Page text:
Investments, Financial Planning
The investment strategies you chose play a key role in your financial security. Understanding the difference between savings and investing can help you achieve your goals.
1. Don’t Lose Money.
Investments should not lose money. Don’t lose money and you’ll never have to worry about the time it takes to make up for the losses.
2. Cash Flow is Critical.
I believe that keeping your money in a place where it is accessible and still growing is critical. Cash flow is income through liquidity, use and control. When you are in control of your cash flow, it opens the door to a host of opportunities.
3. Never interrupt Compounding.
It takes a skilled person to position their money in such a way that it is continually growing. Consistent growth and annual compounding will outperform erratic and unpredictable speculative risk. One of the most common mistakes Americans make with regard to their finances is the failure to understand the true power of compounding interest. Albert Einstein referred to compounding interest as the eighth wonder of the world. The world has us trained to spend and pay interest rather than save and earn interest. Keeping your money working for you at all times is key. Continuous compounding is part of the miracle.
4. Taxes Matter.
It’s impossible to avoid taxes, but you can and should do everything you can to minimize them. Every dollar of yours that goes to Uncle Sam costs you not just that dollar, but all the dollars you would have made on the interest compounded over time. Paying unnecessary taxes has a significant impact on your financial future. Taxes are the largest single expense you will ever have! Taxes matter and they’ll be going up. It is essential to your financial health to be able to manage tax risk as effectively as possible.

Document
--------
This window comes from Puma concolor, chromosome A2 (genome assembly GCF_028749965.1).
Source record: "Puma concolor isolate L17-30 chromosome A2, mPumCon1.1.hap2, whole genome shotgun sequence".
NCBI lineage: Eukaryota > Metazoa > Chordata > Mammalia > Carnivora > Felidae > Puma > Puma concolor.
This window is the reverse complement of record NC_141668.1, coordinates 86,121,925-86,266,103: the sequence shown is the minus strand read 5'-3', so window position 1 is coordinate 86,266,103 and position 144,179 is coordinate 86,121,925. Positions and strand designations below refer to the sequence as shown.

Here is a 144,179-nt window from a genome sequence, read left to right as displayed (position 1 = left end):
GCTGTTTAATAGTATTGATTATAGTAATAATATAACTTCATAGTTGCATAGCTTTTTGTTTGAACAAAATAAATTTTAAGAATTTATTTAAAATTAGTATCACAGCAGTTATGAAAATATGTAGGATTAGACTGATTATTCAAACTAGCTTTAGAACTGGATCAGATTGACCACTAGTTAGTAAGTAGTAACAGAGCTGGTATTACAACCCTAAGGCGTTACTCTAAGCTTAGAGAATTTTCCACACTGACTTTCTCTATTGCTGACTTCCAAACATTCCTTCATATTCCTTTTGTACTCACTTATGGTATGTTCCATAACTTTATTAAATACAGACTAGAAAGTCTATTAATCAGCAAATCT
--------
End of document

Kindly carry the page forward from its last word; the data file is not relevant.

Reduce Your Taxes
If you listen to the financial gurus on TV and Wall Street ‘experts’ you’ll hear a lot about maxing out your 401(k) and IRA contributions in order to get a tax deduction and grow your money tax deferred.
Knowing taxes are likely to be higher in the future, why would you trade in a lower tax rate today for a future rate that could be much higher when you need the money the most? Even if taxes don’t go up, deferring taxes to the future can cost you 3 to 5 times more at withdrawal than you save by getting a tax deduction during your working years.
Let’s just look at the math. Here we’ll compare paying your taxes today so you can create tax free retirement cash to deferring your tax bill to sometime in the future:
In this example, let’s say you contribute $5000 per year for 30 years. With a 401(k) you paid no taxes on that money because you got a deduction, on the other side, you would have paid tax at your normal income tax rate, let’s assume 33%.
With the Private Reserve Strategy you would pay $49,500 in taxes ($1650 per year x 30 years).
In this example, when you retire you’ll have $498,300 in the tax-deferred plan or $333,900 in the tax-advantaged PRS.
You’re probably thinking this is a no brainer—I’ll take the tax-deferred plan with the bigger balance. But there is a catch. Let’s say you take out $73,000 a year to live on during retirement. Assuming your money is still growing at 6.5%, you can take $73,000 a year for nine years. However, each year you will have to pay $24,090 in taxes on that money.
That means you could end up paying $216,810 in taxes vs. $49,000 with the tax advantaged Private Reserve Strategy.
And this assumes taxes never go up. It also assumes you never have losses.
Now that you know the truth; how do you feel about paying 3 to 5 times more taxes than you would with a tax-advantaged PRS?